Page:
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Misperception, misunderstanding and misdirection run through the heart of Brexit. The Brexit debate has been characterised by widespread misperceptions regarding some of the fundamental facts; misunderstanding of how to engage the public and political misdirection on an epic scale.

While the extraordinary events of the last couple of months have filled the Westminster bubble with heat and noise, the parliamentary calculus that has enthralled insiders will not affect public opinion much.

Instead it’s how we engage with the public on the realities of Brexit and the choices facing us that will matter most not only for our relationship with the EU, but the public’s view of our democracy. Two recent events suggest we’re set to have the same dysfunctional discussion with the public that we’ve had throughout the Brexit debate.

First, after some time out of the headlines, immigration was the top story over Christmas. Around 100 migrants were found on beaches or rescued from boats in the English Channel, sparking talk of a ‘crisis’ and ‘major incident’.

This provides yet another example of the way media coverage and political rhetoric fuel misperceptions about the scale, nature and impact of an issue that is central to Brexit.

For example, we think there are way more migrants in Britain than there really are. Surveys usually show we think around a quarter of the population are immigrants, when the actual number half that – around 13%. We think immigration from EU countries is nearly three times its actual level of 6%.

We’re most wrong on the impact of immigration. Large numbers of us think that EU immigration increases crime levels, reduces the quality of the NHS and increases unemployment among skilled workers – when the best available evidence shows none of those are true.

Given our mistaken belief in the link between immigration and crime, it’s no surprise we think immigrants make up more of the prison population than they actually do: we guess 34% of prisoners are immigrants, when the reality is 12% – in line with their share of the population.

Old, debunked claims also refuse to die. Two-thirds of the public have heard the claim that the UK sends £350m a week to the EU, and 42% of these still believe it is true.

This is despite it being labelled a ‘misuse of statistics’ by the UK Statistics Authority. You can see why it’s tempting for some to believe that if we could just correct such errors in our thinking, other opinions will fall into line.

And that’s exactly what we see in my second depressing Brexit event of the last couple of months – Stephen Fry’s “Brexit: Facts versus Fear” video. It was reported by some as “perfect” – but that’s only the case if its aim was to congratulate those who already agreed with it.

The video provides an excellent outline of some of the key facts, for example, how immigrants pay more into public finances than they take out, and how they support the NHS through taxes and as a vital part of its workforce. And being clear about these facts is important.

Only 29% of the public think immigrants bring more into public finances than they take out, when their net contribution is actually £4.7bn a year. But the evidence suggests this simplistic myth-busting approach just doesn’t work, because it misses a large part of the point: that our misperceptions are often more emotional and personal than rational and national.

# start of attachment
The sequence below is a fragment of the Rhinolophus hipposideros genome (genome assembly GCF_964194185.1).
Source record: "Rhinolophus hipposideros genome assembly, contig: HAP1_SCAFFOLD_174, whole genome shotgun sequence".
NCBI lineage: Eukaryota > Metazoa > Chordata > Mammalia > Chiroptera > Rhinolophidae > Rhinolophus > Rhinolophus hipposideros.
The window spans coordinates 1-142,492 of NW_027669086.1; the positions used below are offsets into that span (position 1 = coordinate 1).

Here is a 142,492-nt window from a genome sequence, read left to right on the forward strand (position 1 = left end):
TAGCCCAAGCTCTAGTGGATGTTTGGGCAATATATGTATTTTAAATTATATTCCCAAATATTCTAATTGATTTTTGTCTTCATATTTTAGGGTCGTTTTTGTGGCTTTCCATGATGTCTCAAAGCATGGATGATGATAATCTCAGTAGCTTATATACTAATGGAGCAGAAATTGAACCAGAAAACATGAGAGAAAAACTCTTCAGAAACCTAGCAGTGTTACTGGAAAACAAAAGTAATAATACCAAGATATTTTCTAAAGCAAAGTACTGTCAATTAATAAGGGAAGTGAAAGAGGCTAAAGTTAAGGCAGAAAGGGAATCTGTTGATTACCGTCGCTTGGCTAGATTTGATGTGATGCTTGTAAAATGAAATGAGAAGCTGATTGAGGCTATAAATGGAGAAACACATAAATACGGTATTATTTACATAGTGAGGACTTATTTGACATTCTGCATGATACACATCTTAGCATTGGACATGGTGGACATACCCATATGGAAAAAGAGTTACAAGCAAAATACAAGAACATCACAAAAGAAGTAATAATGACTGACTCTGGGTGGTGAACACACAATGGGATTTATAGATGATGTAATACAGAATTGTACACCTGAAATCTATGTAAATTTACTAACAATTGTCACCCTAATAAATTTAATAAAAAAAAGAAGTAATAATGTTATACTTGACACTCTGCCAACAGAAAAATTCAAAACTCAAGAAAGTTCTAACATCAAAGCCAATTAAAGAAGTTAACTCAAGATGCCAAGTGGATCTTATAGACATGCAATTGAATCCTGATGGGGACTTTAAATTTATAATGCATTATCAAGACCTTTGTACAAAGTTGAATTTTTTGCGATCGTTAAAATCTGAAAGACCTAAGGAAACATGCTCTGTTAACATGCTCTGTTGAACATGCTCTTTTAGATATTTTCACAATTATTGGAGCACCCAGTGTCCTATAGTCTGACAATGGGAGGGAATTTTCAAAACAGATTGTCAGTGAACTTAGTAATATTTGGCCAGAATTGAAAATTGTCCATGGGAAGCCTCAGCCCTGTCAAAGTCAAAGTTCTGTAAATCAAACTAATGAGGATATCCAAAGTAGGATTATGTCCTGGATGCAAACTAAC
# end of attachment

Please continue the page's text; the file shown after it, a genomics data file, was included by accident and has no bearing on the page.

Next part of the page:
It is true that, at a macro level, immigration adds more to the economy than it takes out. But people don’t see that national impact, particularly in an age of spending cuts and wage stagnation.

People live in the micro, in their own communities, where they see individual job competition and more people waiting in their doctor’s surgery. When living standards for many have been decoupled from national growth, threats to future levels of GDP mean little.

More than that, the framing in the video ignores the wider concerns people had about the speed of change in their communities, beyond the economic and fiscal impacts.

The clear implication is “you only voted to leave because you were duped”, and therefore your own perceptions of your experience are worth little. This breaks many of the key tenets of communication when attempting to convince others, which generally involve starting from where people are.

When talking to a divided public on Brexit, we need to begin with an understanding that the economy is not working for many people, which has led to understandable anger; to recognise that there are clearly pros and cons to leaving, which helps explain why it was such a close vote.

We need to start by recognising that people are entitled to be concerned about the cultural impacts of immigration and for our national sovereignty more generally – but this does not mean politicians should avoid talking about the evidence of other benefits.

It is possible to build a positive fact-based case, as Nicola Sturgeon has increasingly done in the past year, appealing to ‘national self-interest’ by focusing on the contribution that immigrants make, particularly to an ageing society. Of course, there are limitations to this, as Angela Merkel has found in Germany.

But the UK as a whole is very far from falling into that trap, and is more characterised by the absence of major political voices making a positive case.

The tragedy is that this does not reflect the reality and variety of public opinion in Britain, which is more nuanced, balanced and increasingly positive about immigration than the loudest voices would lead you to believe. We need to tell the truth and trust the people.

 By Professor Bobby Duffy, director of the Policy Institute at King’s College London. You can read the full ‘Brexit and public opinion 2019’ report here.


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